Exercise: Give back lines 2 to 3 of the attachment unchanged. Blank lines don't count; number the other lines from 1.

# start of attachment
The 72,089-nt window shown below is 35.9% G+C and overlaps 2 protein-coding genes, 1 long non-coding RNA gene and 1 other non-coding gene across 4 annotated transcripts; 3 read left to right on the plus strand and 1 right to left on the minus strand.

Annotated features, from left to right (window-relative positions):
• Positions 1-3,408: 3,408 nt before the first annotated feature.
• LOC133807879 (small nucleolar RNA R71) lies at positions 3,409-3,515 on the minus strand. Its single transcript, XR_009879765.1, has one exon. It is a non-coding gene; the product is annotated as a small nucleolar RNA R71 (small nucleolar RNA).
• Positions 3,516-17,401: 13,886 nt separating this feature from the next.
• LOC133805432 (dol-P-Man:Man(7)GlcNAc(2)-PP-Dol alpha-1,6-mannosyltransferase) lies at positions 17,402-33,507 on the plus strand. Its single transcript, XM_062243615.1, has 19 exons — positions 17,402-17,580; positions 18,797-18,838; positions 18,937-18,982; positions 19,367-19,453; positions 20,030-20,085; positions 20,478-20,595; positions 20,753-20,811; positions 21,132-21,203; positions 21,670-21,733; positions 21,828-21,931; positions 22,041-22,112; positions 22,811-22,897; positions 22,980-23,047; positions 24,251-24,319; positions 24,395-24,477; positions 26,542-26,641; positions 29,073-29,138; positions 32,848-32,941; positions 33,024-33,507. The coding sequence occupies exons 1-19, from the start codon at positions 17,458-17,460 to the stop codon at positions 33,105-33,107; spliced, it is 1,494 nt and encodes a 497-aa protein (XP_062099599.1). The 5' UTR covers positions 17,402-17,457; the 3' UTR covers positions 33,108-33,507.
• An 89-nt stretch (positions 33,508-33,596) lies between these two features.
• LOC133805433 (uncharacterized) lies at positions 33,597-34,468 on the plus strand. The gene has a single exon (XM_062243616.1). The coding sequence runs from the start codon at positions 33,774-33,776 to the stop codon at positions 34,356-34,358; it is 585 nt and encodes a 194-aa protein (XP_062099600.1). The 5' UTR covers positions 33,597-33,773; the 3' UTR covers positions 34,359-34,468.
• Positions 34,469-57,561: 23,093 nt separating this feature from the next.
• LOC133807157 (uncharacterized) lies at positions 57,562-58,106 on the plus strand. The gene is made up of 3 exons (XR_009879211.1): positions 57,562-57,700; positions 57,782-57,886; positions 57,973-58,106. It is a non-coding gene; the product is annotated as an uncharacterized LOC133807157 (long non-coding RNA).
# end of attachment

Annotated features, from left to right (window-relative positions):
• Positions 1-3,408: 3,408 nt before the first annotated feature.